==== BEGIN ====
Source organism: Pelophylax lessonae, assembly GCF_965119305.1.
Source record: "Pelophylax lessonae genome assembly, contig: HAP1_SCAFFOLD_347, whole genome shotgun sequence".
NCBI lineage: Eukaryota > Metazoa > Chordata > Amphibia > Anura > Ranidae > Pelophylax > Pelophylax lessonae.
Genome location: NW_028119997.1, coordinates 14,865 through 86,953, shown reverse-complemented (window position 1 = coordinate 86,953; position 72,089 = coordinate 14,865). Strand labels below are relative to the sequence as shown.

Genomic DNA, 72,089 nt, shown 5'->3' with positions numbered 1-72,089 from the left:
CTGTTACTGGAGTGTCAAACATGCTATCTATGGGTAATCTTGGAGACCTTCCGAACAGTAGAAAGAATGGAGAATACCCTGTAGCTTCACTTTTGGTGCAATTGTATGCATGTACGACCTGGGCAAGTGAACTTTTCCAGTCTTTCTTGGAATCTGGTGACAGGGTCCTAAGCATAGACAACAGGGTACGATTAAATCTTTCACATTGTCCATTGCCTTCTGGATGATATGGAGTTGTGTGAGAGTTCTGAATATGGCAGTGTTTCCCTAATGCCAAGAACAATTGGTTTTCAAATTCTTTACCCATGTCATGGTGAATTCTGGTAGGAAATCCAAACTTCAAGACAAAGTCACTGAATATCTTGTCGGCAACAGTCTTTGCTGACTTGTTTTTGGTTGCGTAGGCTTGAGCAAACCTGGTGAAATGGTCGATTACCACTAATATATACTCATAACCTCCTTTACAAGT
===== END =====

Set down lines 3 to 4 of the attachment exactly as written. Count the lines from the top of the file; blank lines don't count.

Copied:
NCBI lineage: Eukaryota > Metazoa > Chordata > Amphibia > Anura > Ranidae > Pelophylax > Pelophylax lessonae.
Genome location: NW_028119997.1, coordinates 14,865 through 86,953, shown reverse-complemented (window position 1 = coordinate 86,953; position 72,089 = coordinate 14,865). Strand labels below are relative to the sequence as shown.